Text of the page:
Personal familiarity with housing challenges has increased
In a 2012 study in Long Island, nearly 6 in 10 reported they
“have at least some difficulty paying their rent or mortgage.”
A national survey found that 35 percent of respondents felt
“resentful that it [government assistance] could help borrowers who took out mortgages they weren’t certain they could pay.”
Personal familiarity with housing challenges has increased
It is unclear how this resentment affects attitudes about affordable housing initiatives in general, but it does suggest that it might be difficult to turn widespread personal experience with housing cost challenges into support for affordable housing initiatives.
Affordable housing benefits the entire community, so let’s use inclusive language to talk about it.
Collective language can lead us to systemic thinking, community solutions.
Use personal stories, metaphor to show how people who need affordable housing have the same aspirations as those who can afford market-rate housing.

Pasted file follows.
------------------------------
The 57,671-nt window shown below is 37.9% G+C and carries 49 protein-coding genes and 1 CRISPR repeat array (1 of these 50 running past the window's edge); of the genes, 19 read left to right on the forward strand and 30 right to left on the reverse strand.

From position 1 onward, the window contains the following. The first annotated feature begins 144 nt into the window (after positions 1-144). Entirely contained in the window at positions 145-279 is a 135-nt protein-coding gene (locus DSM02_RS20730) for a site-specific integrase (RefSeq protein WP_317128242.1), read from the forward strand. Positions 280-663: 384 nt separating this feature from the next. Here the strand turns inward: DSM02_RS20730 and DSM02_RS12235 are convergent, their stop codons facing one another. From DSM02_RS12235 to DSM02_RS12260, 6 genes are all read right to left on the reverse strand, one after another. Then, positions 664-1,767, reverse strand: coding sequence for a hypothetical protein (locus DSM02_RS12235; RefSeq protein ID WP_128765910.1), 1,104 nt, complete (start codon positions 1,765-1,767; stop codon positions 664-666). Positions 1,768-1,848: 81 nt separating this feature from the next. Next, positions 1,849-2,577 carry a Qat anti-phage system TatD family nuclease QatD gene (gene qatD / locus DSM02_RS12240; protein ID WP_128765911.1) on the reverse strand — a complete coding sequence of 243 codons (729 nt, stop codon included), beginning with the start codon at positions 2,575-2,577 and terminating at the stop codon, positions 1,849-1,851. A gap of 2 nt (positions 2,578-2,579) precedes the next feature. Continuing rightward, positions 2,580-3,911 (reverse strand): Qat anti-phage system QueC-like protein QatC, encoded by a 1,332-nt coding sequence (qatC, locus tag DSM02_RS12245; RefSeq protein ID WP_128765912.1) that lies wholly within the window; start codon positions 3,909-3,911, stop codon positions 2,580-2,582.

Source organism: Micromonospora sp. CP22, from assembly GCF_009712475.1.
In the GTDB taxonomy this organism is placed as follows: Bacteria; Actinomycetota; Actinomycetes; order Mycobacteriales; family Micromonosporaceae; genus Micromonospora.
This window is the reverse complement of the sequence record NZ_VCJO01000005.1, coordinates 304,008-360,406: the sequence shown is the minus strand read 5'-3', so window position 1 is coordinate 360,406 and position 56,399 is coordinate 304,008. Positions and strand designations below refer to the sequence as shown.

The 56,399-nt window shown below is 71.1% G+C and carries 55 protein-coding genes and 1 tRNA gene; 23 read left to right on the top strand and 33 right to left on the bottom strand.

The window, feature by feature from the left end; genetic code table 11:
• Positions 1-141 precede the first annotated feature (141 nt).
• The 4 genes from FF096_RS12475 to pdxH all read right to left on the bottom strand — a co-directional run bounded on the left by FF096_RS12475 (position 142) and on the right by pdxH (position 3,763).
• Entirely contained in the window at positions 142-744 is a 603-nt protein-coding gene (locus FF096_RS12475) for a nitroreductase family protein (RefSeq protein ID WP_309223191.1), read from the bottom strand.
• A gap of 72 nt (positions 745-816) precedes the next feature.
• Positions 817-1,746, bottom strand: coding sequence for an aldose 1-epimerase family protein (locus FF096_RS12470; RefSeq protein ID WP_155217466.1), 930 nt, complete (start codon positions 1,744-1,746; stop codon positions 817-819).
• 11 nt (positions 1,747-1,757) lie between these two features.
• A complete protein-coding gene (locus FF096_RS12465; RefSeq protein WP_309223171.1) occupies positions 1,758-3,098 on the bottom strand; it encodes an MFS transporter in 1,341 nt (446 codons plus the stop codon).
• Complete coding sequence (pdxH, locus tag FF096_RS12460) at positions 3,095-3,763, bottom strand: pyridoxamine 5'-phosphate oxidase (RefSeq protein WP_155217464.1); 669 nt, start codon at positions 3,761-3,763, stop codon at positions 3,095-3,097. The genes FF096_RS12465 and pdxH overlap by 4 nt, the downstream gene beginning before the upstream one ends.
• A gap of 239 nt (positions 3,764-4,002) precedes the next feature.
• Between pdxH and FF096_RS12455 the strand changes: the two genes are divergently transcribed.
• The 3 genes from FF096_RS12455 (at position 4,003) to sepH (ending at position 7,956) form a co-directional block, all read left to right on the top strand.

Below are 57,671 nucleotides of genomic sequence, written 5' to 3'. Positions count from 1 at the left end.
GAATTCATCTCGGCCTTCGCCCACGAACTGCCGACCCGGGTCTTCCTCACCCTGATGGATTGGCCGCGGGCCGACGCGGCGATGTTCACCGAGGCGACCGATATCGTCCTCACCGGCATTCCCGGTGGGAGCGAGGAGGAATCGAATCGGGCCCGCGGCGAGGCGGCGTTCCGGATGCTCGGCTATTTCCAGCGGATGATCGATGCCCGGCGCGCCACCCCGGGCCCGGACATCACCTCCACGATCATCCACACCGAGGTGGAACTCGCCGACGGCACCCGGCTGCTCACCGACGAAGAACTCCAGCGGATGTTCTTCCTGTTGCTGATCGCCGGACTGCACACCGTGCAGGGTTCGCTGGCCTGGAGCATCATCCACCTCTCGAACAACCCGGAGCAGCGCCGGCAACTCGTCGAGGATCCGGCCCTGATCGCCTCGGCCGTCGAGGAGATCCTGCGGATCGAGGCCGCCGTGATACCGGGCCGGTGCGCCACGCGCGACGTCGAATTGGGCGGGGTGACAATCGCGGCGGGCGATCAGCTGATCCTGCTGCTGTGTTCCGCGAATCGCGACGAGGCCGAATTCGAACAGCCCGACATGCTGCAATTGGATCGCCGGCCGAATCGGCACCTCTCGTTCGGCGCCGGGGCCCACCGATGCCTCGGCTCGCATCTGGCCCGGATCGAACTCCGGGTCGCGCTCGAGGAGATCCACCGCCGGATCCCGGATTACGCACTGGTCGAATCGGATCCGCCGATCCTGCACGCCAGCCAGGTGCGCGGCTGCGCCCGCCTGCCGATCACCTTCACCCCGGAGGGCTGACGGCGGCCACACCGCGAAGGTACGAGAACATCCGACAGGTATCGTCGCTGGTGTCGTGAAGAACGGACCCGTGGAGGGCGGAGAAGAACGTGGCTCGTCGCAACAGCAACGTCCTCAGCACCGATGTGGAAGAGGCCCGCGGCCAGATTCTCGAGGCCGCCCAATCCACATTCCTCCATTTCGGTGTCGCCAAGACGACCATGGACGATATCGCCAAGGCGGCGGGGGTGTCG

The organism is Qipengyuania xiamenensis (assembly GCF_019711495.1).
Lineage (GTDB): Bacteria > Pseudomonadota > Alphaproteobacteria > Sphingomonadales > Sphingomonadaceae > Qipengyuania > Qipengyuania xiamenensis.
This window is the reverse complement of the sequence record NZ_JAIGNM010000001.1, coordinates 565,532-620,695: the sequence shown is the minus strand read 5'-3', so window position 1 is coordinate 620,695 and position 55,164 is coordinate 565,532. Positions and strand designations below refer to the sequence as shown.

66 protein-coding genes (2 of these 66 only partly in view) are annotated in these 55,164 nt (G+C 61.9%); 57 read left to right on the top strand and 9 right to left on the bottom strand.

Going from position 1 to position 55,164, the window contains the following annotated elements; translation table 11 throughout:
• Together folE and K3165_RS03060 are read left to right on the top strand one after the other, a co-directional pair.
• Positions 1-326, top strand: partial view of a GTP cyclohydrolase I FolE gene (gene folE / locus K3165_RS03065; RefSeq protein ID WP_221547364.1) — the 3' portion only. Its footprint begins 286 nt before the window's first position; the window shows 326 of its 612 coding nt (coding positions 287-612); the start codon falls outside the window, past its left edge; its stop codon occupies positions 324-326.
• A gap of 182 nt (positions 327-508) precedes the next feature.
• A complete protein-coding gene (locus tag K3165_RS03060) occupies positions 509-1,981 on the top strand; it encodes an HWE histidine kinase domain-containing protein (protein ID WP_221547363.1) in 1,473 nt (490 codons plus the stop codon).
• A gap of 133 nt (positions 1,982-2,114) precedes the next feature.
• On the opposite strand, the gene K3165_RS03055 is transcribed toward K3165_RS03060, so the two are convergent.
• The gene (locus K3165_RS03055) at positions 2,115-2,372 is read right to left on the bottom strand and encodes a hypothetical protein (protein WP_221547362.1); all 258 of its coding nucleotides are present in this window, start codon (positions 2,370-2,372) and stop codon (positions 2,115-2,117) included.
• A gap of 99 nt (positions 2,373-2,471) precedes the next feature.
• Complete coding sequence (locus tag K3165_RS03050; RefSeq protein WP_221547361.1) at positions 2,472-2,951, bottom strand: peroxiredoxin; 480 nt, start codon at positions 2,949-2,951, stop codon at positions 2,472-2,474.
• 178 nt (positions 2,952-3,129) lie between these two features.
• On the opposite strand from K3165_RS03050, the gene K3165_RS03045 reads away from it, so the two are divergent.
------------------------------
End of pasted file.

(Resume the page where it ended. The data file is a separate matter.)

Language and Messaging Recommendations:
Focus on Specific Beneficiaries
People are more likely to recognize a shortage of affordable homes when the target population is described using an income range (“households
$25,000 to $40,000
”) or a qualifier
just starting out
Be explicit about the wages earned by community workers, the housing those wages affords.
Leverage local memory of a more affordable era.
Tell a story of what your community could be like with more affordable housing.
Describe programs with terms that affirm that the beneficiaries deserve assistance
The messages most likely to build support for affordable homes describe program beneficiaries with terms that affirm that they deserve assistance, such as “working families.”
Make it clear that the whole community benefits
In a 2009 survey in Massachusetts, almost two-thirds of the respondents reported that the lack of affordable housing harmed “the local economy” and over 70 percent agreed that high housing costs prevent young families and the elderly from living in their community.